The Web has become a source of information, where information is provided by humans for humans and its growth has increased necessity to get solutions that intelligently extract valuable knowledge from existing and newly added web documents with no (minimal) supervisions. However, due to the unstructured nature of existing data on the Web, effective extraction of this knowledge is limited for both human beings and software agents. Thus, this research work designed generic and embedding oriented framework that automatically annotates semantically Amharic web documents using ontology. This framework significantly reduces manual annotation and learning cost used for semantic annotation of Amharic web documents with its nature of adaptability with minimal modification. The results have also implied that neural network techniques are promising for semantic annotation, especially for less resourced languages like Amharic in comparison to language dependent techniques that have cost of speed and challenge of adaptation into new domains and languages. We experiment the feasibility of the proposed approach using Amharic news collected from WALTA news agency and Amharic Wikipedia. Our results show that the proposed solution exhibits 70.68% of precision, 66.89% of recall and 68.53% of f-measure in semantic annotation for a morphologically complex Amharic language with limited size dataset.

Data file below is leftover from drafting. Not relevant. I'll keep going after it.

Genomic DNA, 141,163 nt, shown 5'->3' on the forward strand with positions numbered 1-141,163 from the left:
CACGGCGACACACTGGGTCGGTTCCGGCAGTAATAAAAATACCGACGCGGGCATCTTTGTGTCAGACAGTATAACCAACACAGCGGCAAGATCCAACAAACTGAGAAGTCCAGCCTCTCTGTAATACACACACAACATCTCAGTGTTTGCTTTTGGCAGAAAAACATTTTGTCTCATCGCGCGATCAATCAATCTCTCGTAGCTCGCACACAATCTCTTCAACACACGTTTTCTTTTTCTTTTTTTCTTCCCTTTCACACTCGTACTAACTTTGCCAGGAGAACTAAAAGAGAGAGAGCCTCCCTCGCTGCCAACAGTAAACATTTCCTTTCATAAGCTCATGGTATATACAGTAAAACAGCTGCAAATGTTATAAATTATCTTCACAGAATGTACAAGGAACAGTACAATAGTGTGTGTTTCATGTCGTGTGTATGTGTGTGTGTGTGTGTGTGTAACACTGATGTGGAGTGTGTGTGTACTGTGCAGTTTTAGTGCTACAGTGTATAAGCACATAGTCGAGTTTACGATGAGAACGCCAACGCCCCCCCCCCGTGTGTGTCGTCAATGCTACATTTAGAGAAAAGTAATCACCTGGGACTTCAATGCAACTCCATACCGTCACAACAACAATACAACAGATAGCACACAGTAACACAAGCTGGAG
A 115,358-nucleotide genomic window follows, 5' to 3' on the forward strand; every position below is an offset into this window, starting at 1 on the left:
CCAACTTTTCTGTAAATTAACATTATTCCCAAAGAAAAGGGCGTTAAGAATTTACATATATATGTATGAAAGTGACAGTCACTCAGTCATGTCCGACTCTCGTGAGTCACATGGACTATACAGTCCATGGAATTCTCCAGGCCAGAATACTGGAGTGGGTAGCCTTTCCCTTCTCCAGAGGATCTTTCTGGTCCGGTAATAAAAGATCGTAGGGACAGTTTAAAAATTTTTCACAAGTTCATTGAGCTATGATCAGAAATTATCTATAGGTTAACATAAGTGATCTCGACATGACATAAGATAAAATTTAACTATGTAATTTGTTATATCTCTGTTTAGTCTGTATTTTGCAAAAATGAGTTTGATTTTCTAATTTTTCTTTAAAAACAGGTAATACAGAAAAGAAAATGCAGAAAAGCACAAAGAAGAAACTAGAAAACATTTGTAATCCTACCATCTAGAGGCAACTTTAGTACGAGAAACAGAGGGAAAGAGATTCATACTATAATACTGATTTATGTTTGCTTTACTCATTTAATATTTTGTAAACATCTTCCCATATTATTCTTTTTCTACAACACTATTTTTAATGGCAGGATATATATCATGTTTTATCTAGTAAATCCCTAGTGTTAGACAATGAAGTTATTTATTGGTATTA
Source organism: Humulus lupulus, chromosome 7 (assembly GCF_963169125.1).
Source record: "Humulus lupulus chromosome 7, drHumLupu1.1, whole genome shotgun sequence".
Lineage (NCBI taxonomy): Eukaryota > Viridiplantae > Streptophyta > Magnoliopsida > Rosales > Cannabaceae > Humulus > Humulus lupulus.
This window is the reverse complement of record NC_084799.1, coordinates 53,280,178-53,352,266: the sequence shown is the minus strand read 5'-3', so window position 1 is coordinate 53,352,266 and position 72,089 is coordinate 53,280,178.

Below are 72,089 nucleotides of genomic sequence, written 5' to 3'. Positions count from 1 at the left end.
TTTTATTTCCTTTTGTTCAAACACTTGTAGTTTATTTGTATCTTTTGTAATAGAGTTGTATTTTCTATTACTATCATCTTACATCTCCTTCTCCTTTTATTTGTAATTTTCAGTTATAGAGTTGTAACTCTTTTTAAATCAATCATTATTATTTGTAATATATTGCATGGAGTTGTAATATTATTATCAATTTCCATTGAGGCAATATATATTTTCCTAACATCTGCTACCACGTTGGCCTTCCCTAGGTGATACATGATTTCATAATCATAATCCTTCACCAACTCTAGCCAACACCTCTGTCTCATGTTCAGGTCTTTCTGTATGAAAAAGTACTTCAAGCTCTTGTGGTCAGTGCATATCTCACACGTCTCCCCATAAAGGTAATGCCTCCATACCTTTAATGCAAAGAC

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Similarity and Farness Based Bidirectional Neural Co-Attention for Amharic Natural Language Inference
Abebawu Eshetu | Getenesh Teshome | Ribka Alemayehu

In natural language one idea can be conveyed using different sentences; higher Natural Language Processing applications get difficulties in capturing meaning of ideas stated in different expressions. To solve this difficulty, different scholars have conducted Natural Language Inference (NLI) researches using methods from traditional discrete models with hard logic to an end-to-end neural network for different languages. In context of Amharic language, even though there are number of research efforts in higher NLP applications, still they have limitation on understanding idea expressed in different ways due to an absence of NLI in Amharic language. Accordingly, we proposed deep learning based Natural Language Inference using similarity and farness aware bidirectional attentive matching for Amharic texts. The experiment on limited Amharic NLI dataset prepared also shows promising result that can be used as baseline for subsequent works.

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Large Vocabulary Read Speech Corpora for Four Ethiopian Languages: Amharic, Tigrigna, Oromo, and Wolaytta
Solomon Teferra Abate | Martha Yifiru Tachbelie | Michael Melese | Hafte Abera | Tewodros Gebreselassie | Wondwossen Mulugeta | Yaregal Assabie | Million Meshesha Beyene | Solomon Atinafu | Binyam Ephrem Seyoum

Automatic Speech Recognition (ASR) is one of the most important technologies to help people live a better life in the 21st century. However, its development requires a big speech corpus for a language. The development of such a corpus is expensive especially for under-resourced Ethiopian languages. To address this problem we have developed four medium-sized (longer than 22 hours each) speech corpora for four Ethiopian languages: Amharic, Tigrigna, Oromo, and Wolaytta. In a way of checking the usability of the corpora and deliver a baseline ASR for each language. In this paper, we present the corpora and the baseline ASR systems for each language. The word error rates (WERs) we achieved show that the corpora are usable for further investigation and we recommend the collection of text corpora to train strong language models for Oromo and Wolaytta compared to others.